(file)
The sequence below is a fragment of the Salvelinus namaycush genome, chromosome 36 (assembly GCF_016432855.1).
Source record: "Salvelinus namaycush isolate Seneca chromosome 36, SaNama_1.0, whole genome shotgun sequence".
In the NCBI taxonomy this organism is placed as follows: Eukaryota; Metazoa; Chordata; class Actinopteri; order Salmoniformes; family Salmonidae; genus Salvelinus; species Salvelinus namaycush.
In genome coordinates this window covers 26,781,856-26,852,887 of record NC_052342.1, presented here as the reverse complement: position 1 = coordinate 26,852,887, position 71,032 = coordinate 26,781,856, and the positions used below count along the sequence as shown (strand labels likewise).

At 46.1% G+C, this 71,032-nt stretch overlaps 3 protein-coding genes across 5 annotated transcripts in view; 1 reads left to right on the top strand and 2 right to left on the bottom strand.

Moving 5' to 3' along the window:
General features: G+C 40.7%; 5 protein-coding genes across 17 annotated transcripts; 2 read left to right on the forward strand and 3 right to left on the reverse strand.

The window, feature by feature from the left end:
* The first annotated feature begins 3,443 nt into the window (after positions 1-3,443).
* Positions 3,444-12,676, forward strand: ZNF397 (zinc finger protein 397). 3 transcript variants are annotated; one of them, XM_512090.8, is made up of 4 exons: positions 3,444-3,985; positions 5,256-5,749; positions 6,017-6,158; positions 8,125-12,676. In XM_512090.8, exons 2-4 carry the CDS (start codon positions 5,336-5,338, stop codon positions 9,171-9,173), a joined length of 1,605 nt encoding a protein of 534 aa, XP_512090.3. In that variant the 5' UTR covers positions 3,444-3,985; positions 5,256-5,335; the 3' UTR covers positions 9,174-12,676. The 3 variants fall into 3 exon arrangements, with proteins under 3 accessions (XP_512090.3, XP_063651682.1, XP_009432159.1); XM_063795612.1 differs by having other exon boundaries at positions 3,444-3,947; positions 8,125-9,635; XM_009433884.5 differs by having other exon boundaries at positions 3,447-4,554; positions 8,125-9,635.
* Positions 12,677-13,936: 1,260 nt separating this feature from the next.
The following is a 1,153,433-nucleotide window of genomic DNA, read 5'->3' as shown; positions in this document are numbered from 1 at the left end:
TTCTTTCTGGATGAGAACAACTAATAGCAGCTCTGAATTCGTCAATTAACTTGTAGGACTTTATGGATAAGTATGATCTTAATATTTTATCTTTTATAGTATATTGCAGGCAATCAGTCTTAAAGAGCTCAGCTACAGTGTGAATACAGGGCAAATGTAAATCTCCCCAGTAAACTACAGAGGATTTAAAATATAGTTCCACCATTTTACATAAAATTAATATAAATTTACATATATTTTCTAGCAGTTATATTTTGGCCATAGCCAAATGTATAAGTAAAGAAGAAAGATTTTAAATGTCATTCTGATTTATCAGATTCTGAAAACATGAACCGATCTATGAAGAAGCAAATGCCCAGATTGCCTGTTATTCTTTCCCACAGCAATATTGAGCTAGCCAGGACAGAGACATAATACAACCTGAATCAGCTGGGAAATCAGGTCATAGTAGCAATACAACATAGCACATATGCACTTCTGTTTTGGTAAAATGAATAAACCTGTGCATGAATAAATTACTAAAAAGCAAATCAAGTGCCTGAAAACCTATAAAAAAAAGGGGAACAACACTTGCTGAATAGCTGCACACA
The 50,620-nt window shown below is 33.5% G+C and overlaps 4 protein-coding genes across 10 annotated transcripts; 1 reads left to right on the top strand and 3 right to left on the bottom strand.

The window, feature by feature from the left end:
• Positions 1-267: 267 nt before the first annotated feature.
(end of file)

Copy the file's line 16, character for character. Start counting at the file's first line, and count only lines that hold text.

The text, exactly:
• Positions 1-267: 267 nt before the first annotated feature.